Fox News Channel, McCain Clash Over Debate Ad
Republican Presidential Candidate Used 19-Second Clip from Debate Sponsored by Cable News Network
By John Eggerton -- Broadcasting & Cable, 10/26/2007 11:45:00 AM
Republican presidential candidate Sen. John McCain (Ariz.) and Fox News Channel are at loggerheads over a campaign ad that uses a 19-second clip from McCain's widely cited "tied up" comment during a Fox News-sponsored debate telecast.
McCain was looking to capitalize on the buzz surrounding his TV appearance by using it in an ad he started running in New Hampshire and bicycling around the Internet. Fox News said the ad is copyright infringement; that it asked the campaign to pull the ad but it declined; and that it would sue but for not wanting to give McCain's campaign more oxygen.
The campaign uses the clip, complete with Fox News logo in the corner, to promote McCain's pork-barrel-busting reputation, specifically his comment during the debate on thwarting an attempt by Democratic candidate Sen. Hillary Clinton (D-N.Y.) to fund a Woodstock museum, as well as what he said was "$500,000 for a ‘Virtual Herbarium’ and $1.2 million for research on growing grapes."
In the clip, McCain got a standing ovation from the debate audience for pointing out that he had not gone to the iconic rock concert at Woodstock, N.Y., having been "tied up at the time" -- a reference to the fact that he was a prisoner of war in Hanoi during that period. He got no ovation from Fox News for using its footage.
“We’re thinking of filing a lawsuit," a Fox News spokesperson said, "but that would give McCain’s campaign the oxygen it desperately needs since it’s clear that they have no money.”
Blogs including The Huffington Post and the New York Times political site also picked up on the story.
TV networks are increasingly permitting their candidate footage to be excerpted and otherwise used on the Internet given the emergence of sites like YouTube as places where people congregate to learn about their future political leaders. It can also provide some extra promotion for the network's coverage of an increasing proliferation of debates.
But Fox News said it has a policy against making debate footage available for political ads -- a concern not confined to Fox News -- and it sent the campaign a cease-and-desist order. The campaign had not returned a call at press time, but a Fox News lawyer characterized the response by the McCain people as defending the clip as fair use, citing its relative brevity out of a 90-second debate.
According to a Fox News lawyer, who asked not to be identified, "There is no fair-use argument for the way they are using our footage, the reason being that they are using the footage in a campaign advertisement to elicit contributions to their campaign. That is a commercial purpose for the use of our footage, which is nowhere near allowed under a fair-use argument … What they're doing is copyright infringement. It's never a fair use to take the copyrighted material of a third party and use it for your own commercial purposes."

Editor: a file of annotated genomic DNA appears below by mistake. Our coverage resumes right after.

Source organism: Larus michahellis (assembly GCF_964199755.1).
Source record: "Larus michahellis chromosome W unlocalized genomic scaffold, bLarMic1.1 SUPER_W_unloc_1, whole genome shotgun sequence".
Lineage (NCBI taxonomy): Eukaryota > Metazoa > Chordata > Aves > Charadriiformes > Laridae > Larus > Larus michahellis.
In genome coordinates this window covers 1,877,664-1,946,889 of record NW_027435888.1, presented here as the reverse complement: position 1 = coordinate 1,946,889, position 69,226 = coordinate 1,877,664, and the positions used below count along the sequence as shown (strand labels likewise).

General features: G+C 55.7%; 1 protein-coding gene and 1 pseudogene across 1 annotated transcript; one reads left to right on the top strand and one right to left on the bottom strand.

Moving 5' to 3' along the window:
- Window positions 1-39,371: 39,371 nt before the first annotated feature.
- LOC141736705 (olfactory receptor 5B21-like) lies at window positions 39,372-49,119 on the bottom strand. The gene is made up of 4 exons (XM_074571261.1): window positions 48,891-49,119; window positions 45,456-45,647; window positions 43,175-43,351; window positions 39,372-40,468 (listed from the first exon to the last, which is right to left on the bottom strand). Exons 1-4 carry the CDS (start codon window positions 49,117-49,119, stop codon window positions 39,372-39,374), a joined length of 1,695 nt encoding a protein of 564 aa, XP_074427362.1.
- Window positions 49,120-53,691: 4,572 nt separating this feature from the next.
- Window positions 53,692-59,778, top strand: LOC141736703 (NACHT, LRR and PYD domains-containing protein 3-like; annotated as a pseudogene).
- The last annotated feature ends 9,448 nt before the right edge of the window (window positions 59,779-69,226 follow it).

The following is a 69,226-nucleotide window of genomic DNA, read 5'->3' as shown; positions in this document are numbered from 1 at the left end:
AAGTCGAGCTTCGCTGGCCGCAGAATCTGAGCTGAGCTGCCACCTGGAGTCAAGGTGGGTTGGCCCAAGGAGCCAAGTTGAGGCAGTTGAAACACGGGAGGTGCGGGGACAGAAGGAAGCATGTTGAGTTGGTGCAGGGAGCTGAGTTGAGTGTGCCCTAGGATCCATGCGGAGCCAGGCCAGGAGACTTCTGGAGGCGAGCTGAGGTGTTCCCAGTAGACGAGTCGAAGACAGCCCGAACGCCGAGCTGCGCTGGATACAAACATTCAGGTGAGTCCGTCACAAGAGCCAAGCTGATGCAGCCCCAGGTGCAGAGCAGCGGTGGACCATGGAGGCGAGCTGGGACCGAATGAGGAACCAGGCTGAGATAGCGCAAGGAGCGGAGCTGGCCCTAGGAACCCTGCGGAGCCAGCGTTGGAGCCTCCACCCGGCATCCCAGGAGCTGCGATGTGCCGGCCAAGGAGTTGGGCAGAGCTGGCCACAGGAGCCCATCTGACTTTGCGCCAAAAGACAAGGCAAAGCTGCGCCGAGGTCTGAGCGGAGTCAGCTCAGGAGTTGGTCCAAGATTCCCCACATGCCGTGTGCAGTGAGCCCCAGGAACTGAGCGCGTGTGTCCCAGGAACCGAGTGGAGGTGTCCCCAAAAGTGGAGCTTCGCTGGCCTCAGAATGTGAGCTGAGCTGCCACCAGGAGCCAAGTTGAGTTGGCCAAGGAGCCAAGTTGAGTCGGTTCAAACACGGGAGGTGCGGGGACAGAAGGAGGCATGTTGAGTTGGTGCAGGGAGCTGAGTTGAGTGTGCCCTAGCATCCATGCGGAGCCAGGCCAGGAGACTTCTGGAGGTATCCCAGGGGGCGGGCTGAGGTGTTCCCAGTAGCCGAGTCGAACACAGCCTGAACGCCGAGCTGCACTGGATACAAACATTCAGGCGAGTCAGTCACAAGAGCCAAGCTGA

"Our legal team has full confidence that the campaign's minimal use of Senator McCain's own comments in the debate clearly constitutes fair use under the copyritght law," said campaign spokesman Brian Rogers.
Sherwin Siy, staff attorney for fair use advocate Public Knowledge, agrees, saying he thought McCain had a "very good argument for fair use" for the 19-second excerpt, adding that the fact that it was used in a commercial did not mean that fair use shouldn't apply. "This is not the sort of free speech Fox has the right to prohibit under copyright law," he said.
That fair-use doctrine grants some use without compensation or permission of copyrighted material for various purposes, including news, criticism and artistic works.
Are any Fox outlets carrying the ad? "I would hope our Fox brethren would not take it," the Fox lawyer said.
Actually, one already did. The campaign aired the ad once on the Fox Boston station in the pregame show for the World Series game Thursday night, hoping to get the viewers in every bar in Boston, according to Rogers.
The campaign is also booked through the weekend in a statewide New Hampshire buy, he said, with no plans to pull it, but currently no plans to air it elsewhere.
My understanding of the rules regarding political advertising is that they have to be accepted by broadcast outlets provided that they refer to a legally qualified candidtate who appears in the ad or for a ballot proposition and that they indicate who paid for the ad. Broadcast stations must accept political advertising that meets those criteria if the campaign has ready money to pay for the air time. They are prohibited from censoring the ad in any way.
I am also amazed and disappointed by the Fox News Channel spokesperson who attacked the McCain campaign. It is one thing to have a disagreement and to express one's position. It is quite another for a news organization publicly to attack the campaign of a presidential candidate in a race that it is covering.
It raises questions about Fox News' fairness and balance. I say this having represented news outlets as a spokesperson for 30 years. The rule I have followed is to protect the credibility of the news outlet above all else. The proper way to handle it is state the network's position on its copyrighted material and leave it at that, not to characterize the campaign.
Ted Faraone - 10/27/2007 7:45:00 PM EDT
Isn't it a violation of FEC campaign finance rules for Senator John McCain to spend primary money on an ad against a candidate who is not in his primary?
Or has Senator "Campaign Finance Reform," decided that rules should not apply to incumbents running for higher office?
robert chapman - 10/27/2007 12:00:00 PM EDT
K Morrison - 10/26/2007 8:27:00 PM EDT
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